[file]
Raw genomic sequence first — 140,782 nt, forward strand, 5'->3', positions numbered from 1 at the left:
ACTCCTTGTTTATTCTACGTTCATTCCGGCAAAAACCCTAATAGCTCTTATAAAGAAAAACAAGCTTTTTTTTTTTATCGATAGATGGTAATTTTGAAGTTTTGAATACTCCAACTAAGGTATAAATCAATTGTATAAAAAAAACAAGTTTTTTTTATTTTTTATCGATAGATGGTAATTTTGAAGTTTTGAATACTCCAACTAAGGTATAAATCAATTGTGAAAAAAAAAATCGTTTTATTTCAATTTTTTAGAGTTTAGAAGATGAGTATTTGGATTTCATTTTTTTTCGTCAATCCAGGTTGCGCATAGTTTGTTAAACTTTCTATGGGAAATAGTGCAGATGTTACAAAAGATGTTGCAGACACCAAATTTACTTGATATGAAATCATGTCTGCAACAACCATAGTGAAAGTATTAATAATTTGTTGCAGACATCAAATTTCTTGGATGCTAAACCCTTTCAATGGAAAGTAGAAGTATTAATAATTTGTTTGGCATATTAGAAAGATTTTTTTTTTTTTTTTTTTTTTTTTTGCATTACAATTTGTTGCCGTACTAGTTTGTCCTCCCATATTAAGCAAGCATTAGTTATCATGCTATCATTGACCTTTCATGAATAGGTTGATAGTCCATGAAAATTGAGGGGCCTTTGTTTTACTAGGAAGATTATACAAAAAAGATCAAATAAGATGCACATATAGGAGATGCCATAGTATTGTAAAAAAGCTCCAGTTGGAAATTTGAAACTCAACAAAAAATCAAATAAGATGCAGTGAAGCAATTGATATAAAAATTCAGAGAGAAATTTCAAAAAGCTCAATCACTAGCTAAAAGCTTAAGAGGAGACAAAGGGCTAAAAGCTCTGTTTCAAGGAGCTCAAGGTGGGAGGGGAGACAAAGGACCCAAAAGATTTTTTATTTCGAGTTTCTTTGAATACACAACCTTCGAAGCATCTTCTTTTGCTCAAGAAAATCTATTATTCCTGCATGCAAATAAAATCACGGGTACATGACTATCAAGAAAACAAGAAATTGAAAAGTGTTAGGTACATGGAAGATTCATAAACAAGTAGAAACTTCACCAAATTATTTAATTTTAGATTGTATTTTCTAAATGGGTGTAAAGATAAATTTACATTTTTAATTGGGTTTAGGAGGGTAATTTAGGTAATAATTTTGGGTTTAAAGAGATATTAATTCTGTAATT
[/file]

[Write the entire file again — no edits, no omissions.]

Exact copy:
Raw genomic sequence first — 140,782 nt, forward strand, 5'->3', positions numbered from 1 at the left:
ACTCCTTGTTTATTCTACGTTCATTCCGGCAAAAACCCTAATAGCTCTTATAAAGAAAAACAAGCTTTTTTTTTTTATCGATAGATGGTAATTTTGAAGTTTTGAATACTCCAACTAAGGTATAAATCAATTGTATAAAAAAAACAAGTTTTTTTTATTTTTTATCGATAGATGGTAATTTTGAAGTTTTGAATACTCCAACTAAGGTATAAATCAATTGTGAAAAAAAAAATCGTTTTATTTCAATTTTTTAGAGTTTAGAAGATGAGTATTTGGATTTCATTTTTTTTCGTCAATCCAGGTTGCGCATAGTTTGTTAAACTTTCTATGGGAAATAGTGCAGATGTTACAAAAGATGTTGCAGACACCAAATTTACTTGATATGAAATCATGTCTGCAACAACCATAGTGAAAGTATTAATAATTTGTTGCAGACATCAAATTTCTTGGATGCTAAACCCTTTCAATGGAAAGTAGAAGTATTAATAATTTGTTTGGCATATTAGAAAGATTTTTTTTTTTTTTTTTTTTTTTTTTGCATTACAATTTGTTGCCGTACTAGTTTGTCCTCCCATATTAAGCAAGCATTAGTTATCATGCTATCATTGACCTTTCATGAATAGGTTGATAGTCCATGAAAATTGAGGGGCCTTTGTTTTACTAGGAAGATTATACAAAAAAGATCAAATAAGATGCACATATAGGAGATGCCATAGTATTGTAAAAAAGCTCCAGTTGGAAATTTGAAACTCAACAAAAAATCAAATAAGATGCAGTGAAGCAATTGATATAAAAATTCAGAGAGAAATTTCAAAAAGCTCAATCACTAGCTAAAAGCTTAAGAGGAGACAAAGGGCTAAAAGCTCTGTTTCAAGGAGCTCAAGGTGGGAGGGGAGACAAAGGACCCAAAAGATTTTTTATTTCGAGTTTCTTTGAATACACAACCTTCGAAGCATCTTCTTTTGCTCAAGAAAATCTATTATTCCTGCATGCAAATAAAATCACGGGTACATGACTATCAAGAAAACAAGAAATTGAAAAGTGTTAGGTACATGGAAGATTCATAAACAAGTAGAAACTTCACCAAATTATTTAATTTTAGATTGTATTTTCTAAATGGGTGTAAAGATAAATTTACATTTTTAATTGGGTTTAGGAGGGTAATTTAGGTAATAATTTTGGGTTTAAAGAGATATTAATTCTGTAATT